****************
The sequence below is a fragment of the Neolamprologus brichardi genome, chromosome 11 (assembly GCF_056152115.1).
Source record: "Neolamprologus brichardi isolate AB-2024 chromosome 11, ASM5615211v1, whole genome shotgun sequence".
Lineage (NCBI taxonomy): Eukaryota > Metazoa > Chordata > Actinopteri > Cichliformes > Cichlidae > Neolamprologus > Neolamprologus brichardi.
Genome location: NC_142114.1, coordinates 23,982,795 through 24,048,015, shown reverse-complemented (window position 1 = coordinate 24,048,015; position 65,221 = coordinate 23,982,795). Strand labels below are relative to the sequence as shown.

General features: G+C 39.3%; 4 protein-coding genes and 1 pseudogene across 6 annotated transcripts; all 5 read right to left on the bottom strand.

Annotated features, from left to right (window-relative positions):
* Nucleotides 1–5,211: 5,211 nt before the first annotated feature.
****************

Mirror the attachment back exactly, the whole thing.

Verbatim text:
The sequence below is a fragment of the Neolamprologus brichardi genome, chromosome 11 (assembly GCF_056152115.1).
Source record: "Neolamprologus brichardi isolate AB-2024 chromosome 11, ASM5615211v1, whole genome shotgun sequence".
Lineage (NCBI taxonomy): Eukaryota > Metazoa > Chordata > Actinopteri > Cichliformes > Cichlidae > Neolamprologus > Neolamprologus brichardi.
Genome location: NC_142114.1, coordinates 23,982,795 through 24,048,015, shown reverse-complemented (window position 1 = coordinate 24,048,015; position 65,221 = coordinate 23,982,795). Strand labels below are relative to the sequence as shown.

General features: G+C 39.3%; 4 protein-coding genes and 1 pseudogene across 6 annotated transcripts; all 5 read right to left on the bottom strand.

Annotated features, from left to right (window-relative positions):
* Nucleotides 1–5,211: 5,211 nt before the first annotated feature.